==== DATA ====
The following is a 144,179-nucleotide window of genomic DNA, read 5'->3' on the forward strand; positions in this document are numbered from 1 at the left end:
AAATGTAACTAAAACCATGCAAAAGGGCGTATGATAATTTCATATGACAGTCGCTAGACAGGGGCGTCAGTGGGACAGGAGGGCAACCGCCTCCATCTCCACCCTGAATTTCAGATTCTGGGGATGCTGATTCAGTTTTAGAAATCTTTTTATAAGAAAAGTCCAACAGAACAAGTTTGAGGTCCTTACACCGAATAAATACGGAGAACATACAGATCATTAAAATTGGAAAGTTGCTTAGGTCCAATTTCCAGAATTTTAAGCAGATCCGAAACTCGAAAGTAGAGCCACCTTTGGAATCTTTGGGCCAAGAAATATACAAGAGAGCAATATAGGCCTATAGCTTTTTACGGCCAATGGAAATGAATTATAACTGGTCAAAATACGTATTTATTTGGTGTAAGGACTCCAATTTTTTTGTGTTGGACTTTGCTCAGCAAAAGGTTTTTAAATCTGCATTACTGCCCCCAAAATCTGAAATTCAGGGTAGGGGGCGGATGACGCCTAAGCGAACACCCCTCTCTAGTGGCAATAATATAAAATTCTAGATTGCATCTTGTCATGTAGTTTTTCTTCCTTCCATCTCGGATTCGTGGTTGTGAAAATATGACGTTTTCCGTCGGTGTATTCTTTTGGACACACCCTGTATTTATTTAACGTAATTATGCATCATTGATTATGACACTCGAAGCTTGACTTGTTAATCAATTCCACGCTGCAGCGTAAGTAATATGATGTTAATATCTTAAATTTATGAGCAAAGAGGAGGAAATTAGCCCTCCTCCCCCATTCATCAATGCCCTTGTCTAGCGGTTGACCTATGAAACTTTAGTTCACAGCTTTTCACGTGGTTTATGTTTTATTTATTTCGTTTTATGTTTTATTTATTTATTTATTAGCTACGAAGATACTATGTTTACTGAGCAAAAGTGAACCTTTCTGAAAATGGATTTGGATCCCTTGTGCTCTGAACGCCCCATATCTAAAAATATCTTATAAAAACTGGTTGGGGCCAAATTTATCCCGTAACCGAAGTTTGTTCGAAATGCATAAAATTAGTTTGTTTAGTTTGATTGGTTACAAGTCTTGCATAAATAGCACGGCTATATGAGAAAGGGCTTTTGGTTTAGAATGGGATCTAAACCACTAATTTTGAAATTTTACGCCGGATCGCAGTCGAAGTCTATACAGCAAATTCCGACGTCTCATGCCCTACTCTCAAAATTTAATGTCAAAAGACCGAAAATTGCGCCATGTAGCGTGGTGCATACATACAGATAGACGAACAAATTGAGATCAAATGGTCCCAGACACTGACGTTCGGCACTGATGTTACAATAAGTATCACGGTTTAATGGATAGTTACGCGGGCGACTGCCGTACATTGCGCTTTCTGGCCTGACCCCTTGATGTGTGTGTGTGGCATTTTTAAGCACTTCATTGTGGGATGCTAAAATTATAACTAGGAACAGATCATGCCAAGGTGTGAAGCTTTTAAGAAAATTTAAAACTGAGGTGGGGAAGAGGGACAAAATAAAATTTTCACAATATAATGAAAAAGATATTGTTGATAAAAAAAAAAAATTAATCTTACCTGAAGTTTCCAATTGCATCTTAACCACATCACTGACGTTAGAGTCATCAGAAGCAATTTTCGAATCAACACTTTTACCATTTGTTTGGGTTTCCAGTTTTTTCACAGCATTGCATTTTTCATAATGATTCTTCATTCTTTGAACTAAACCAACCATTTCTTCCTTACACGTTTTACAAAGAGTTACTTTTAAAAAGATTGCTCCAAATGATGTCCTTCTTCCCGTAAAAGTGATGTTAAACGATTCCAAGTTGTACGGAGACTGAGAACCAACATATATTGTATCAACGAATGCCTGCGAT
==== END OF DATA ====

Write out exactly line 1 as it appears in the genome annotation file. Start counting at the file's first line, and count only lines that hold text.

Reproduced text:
The following is a 144,179-nucleotide window of genomic DNA, read 5'->3' on the forward strand; positions in this document are numbered from 1 at the left end: